A bunch of fancy pigs may get the axe in Michigan on Sunday, and I'm feeling a strong sense of solidarity with these imperiled bacon factories. Let me explain.
The Michigan Department of Natural Resources (DNR) is trying to get rid of feral pigs by going after people who keep boars that might be able to survive in the wild. An order has been issued which mandates the killing of all such swine by April 1, at which point the DNR "hope[s] to be invited onto farms voluntarily. We will be doing inspections" to make sure the forbidden breeds—classified as invasive species—are no longer around.
But there is some confusion about whose porkers will be legal come Fools Day. Naturally, there are exceptions built in for the breeds favored by the huge factory farms. But heritage breeds are in blurrier territory. And that has some farmers freaked out about their livelihoods:
The breeders of Mangalitsa pigs, for instance, were concerned that their animals might fall under the ISO, Golder said. A letter from DNR director Rodney Stokes states in part, "It is the DNR's understanding that purebred Mangalitsa swine do not exhibit characteristics listed in the Declaratory Ruling, other than potentially striped piglets. The Invasive Species Order would not prohibit purebred Mangalitsa swine based solely on this characteristic."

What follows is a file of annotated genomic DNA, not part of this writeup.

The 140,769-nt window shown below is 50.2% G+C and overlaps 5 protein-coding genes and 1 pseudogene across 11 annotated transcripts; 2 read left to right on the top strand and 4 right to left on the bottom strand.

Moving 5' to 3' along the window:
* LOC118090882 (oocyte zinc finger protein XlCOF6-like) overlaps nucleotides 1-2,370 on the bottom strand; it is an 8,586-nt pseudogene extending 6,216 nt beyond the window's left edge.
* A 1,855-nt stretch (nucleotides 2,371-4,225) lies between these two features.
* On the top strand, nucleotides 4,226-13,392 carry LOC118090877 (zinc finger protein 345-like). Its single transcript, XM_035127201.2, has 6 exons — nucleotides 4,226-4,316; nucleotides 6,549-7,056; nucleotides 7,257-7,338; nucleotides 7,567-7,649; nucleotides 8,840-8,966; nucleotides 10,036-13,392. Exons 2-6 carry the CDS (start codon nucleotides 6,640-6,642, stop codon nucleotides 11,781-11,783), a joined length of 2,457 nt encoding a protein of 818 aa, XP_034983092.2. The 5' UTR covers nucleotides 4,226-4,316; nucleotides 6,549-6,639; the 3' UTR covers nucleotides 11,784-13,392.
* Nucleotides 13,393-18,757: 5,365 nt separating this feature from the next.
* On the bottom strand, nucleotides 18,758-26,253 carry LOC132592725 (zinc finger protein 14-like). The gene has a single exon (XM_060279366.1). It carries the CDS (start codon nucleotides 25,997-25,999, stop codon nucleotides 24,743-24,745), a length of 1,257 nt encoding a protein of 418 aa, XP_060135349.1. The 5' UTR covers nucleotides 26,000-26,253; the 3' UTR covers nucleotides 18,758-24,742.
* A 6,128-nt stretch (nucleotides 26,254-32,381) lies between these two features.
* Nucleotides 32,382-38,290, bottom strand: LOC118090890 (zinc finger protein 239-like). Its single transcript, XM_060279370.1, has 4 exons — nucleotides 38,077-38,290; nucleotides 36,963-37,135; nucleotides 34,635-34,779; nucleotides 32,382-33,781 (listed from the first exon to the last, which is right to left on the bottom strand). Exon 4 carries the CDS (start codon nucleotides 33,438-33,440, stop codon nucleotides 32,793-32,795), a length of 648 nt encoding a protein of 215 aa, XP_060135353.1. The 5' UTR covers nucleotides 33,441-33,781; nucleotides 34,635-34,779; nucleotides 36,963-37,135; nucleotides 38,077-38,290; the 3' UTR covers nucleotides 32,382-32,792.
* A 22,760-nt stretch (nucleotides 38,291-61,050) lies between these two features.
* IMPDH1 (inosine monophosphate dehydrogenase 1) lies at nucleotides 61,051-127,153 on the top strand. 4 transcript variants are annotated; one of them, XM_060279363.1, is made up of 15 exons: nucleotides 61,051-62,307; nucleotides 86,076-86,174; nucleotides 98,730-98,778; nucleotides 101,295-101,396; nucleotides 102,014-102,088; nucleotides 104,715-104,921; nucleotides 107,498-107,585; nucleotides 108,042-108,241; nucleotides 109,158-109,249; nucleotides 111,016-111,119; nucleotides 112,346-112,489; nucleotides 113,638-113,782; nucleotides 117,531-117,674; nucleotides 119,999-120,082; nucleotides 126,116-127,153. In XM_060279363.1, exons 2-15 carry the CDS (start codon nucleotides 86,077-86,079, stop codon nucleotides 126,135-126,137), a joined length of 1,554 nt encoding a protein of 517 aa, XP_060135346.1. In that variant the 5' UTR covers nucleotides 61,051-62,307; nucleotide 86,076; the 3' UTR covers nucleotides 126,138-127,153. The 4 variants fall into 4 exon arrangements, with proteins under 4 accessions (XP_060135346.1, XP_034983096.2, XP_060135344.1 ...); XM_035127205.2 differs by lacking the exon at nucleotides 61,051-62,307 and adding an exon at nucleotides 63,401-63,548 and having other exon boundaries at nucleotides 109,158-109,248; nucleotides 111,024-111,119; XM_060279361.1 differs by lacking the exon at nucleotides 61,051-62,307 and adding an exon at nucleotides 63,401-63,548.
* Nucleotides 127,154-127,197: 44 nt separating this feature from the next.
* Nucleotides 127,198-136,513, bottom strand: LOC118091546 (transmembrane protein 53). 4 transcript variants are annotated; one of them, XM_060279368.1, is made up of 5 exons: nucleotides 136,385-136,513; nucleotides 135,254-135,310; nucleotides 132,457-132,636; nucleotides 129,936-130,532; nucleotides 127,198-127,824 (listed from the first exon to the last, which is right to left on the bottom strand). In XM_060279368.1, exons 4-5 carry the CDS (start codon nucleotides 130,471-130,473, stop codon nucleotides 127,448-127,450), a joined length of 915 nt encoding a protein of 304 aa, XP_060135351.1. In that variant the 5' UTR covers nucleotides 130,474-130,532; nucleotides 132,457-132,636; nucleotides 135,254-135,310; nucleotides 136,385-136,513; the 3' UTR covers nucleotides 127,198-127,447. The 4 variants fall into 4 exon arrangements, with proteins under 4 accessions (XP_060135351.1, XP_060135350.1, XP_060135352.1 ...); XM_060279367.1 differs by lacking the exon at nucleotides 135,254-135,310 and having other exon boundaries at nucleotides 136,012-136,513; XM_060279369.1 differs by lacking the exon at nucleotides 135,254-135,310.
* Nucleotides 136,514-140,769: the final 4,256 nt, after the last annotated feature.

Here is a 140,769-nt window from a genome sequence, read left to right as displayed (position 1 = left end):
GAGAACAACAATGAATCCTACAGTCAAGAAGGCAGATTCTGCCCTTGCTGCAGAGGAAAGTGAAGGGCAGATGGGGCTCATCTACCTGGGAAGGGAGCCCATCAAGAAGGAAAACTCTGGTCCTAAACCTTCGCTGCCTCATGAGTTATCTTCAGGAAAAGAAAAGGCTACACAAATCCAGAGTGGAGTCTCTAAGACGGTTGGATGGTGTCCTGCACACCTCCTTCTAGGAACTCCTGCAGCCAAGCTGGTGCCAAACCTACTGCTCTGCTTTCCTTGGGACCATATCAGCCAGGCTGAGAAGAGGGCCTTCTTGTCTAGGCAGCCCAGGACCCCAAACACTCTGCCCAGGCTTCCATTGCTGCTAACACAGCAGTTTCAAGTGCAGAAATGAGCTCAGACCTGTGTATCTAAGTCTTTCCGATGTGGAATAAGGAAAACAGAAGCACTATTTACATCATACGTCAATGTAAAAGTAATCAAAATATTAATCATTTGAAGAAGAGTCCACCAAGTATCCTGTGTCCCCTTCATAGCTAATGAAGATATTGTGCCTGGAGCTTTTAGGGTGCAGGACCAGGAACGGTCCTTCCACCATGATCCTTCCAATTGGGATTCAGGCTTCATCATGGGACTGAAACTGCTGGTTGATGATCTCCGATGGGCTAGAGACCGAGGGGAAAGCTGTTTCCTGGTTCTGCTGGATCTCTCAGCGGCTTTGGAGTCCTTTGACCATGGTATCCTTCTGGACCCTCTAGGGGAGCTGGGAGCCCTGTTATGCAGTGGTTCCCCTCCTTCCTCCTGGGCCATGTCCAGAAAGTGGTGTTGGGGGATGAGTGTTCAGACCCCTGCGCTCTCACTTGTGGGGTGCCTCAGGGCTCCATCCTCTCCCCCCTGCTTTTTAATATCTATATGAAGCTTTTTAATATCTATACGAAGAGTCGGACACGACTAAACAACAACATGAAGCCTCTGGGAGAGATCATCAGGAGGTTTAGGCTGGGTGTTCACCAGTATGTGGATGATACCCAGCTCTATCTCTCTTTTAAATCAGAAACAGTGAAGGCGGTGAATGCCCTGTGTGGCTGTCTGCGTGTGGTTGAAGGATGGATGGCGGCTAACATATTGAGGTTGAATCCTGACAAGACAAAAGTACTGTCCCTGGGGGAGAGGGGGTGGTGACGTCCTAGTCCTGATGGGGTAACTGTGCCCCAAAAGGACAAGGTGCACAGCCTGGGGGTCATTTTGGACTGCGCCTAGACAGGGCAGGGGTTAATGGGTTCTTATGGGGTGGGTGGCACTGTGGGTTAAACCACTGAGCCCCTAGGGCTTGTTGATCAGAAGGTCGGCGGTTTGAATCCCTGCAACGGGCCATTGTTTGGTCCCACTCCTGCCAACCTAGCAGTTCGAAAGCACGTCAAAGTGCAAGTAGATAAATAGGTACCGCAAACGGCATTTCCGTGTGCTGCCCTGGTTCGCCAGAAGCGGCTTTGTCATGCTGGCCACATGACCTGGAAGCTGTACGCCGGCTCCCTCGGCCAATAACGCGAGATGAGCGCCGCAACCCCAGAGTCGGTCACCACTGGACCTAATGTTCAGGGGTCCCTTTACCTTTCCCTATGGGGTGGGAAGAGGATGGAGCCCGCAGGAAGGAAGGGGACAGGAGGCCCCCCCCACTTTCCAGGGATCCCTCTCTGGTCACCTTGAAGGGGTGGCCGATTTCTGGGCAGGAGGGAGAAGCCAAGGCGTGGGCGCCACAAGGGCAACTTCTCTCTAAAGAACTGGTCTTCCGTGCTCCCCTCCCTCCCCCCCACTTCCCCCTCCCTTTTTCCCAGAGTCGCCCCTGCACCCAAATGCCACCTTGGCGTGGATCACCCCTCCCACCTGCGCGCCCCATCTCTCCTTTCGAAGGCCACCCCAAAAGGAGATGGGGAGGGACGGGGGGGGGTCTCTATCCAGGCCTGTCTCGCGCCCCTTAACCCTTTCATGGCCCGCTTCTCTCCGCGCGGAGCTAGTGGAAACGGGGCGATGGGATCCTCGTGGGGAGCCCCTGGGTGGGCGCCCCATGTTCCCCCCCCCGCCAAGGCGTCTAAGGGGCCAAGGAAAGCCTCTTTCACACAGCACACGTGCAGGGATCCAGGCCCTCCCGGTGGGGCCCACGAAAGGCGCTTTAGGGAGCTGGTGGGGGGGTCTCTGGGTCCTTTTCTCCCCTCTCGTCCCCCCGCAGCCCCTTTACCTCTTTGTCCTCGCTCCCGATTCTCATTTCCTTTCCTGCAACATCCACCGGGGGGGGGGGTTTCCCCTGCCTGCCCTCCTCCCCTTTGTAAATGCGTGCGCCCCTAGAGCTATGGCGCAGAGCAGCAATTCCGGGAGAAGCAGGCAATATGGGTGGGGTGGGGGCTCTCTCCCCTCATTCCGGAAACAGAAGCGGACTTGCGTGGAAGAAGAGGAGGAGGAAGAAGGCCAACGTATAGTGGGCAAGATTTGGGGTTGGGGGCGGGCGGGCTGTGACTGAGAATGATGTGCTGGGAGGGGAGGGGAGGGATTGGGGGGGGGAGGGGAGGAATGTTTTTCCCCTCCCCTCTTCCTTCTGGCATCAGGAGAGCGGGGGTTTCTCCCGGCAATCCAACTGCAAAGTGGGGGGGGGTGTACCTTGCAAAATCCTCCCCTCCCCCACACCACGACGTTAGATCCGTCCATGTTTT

However, in the event that breeders have crossed Mangalitsas with Eurasian wild boar or any of the swine outlawed under the ISO, those hybrid animals would still be prohibited, Golder said.
This particular story caught my attention because I have something in common with those swine set for the chopping block. The first part of my last name (Mangu) may derive from the Romanian name of these medium-sized pigs prized for their fatness. That makes me a Mangalitsa crossbreed—the Wards definitely qualify as wild Eurasian stock. All which adds up to staying the heck away from the Great Lakes State for the time being. (No one likes to be called an invasive species, you know? Not that there's anything wrong with that.)
Watch one Michigan pig farmer defend his product, my cousins, and make hogwash joke around the 4:00 minute mark:
Via alert reader Tom Niedringhaus.